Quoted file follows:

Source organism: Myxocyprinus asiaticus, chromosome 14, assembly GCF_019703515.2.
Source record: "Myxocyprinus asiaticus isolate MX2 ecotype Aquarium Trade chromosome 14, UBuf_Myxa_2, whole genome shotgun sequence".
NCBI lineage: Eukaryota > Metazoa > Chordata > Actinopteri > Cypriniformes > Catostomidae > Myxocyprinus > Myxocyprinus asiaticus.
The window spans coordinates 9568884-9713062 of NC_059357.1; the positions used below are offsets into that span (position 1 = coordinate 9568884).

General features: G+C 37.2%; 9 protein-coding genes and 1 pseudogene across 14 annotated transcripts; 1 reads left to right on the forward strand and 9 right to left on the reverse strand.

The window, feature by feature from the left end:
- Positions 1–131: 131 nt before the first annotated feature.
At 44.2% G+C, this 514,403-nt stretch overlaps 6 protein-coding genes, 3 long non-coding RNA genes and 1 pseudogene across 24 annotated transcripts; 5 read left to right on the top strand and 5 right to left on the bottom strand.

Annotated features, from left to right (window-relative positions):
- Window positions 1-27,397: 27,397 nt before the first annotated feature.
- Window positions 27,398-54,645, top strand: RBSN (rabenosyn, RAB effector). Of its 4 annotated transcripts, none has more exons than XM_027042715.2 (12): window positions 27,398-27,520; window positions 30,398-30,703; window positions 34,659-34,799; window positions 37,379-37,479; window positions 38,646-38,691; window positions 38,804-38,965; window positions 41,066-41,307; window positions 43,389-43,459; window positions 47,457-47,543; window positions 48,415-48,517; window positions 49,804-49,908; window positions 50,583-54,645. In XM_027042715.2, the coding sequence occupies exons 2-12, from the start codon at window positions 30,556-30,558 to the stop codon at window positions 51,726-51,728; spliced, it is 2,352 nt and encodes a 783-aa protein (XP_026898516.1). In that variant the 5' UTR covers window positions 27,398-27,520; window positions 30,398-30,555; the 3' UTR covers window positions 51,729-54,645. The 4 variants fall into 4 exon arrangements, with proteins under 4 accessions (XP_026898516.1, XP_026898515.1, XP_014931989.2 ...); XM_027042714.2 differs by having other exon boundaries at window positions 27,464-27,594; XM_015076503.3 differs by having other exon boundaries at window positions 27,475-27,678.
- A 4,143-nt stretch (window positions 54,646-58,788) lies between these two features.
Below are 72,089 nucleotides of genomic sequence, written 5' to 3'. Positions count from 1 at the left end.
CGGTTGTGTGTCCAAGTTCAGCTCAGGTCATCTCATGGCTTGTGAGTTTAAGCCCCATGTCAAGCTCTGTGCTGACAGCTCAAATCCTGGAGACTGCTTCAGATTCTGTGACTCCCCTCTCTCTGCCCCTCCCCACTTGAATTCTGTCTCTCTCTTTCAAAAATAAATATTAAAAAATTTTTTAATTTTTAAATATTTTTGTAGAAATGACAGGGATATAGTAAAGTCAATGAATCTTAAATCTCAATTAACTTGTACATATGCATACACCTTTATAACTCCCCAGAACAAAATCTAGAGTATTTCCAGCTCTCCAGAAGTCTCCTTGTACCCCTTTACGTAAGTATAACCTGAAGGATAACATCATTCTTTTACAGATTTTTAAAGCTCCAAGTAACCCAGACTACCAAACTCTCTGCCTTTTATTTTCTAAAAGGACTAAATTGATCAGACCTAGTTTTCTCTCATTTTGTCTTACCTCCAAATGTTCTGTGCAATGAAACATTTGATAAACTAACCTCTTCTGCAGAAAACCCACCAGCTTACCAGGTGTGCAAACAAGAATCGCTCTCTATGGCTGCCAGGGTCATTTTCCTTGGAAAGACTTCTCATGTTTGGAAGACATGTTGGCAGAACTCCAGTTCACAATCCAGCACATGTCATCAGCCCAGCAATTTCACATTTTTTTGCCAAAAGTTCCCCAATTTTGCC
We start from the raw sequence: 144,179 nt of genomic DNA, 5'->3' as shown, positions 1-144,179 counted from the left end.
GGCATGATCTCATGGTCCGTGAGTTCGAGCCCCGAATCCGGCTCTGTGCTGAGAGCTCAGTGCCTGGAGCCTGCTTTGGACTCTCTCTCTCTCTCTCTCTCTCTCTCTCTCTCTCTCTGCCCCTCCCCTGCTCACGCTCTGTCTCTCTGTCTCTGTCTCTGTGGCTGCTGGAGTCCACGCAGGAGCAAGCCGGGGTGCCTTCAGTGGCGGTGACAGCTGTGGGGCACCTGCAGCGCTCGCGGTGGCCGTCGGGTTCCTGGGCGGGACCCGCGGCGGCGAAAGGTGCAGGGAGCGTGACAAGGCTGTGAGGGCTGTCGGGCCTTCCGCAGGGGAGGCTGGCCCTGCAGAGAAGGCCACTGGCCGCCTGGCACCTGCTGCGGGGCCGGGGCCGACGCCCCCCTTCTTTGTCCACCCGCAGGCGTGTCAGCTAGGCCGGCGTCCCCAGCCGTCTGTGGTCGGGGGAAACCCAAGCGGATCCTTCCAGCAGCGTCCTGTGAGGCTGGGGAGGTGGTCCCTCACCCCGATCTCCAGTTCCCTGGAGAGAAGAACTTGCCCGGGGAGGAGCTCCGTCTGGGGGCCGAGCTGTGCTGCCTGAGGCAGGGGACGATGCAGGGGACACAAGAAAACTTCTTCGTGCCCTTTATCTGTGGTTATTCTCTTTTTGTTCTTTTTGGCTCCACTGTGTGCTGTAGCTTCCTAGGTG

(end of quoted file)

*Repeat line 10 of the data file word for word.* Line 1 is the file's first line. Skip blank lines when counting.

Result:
- Window positions 1-27,397: 27,397 nt before the first annotated feature.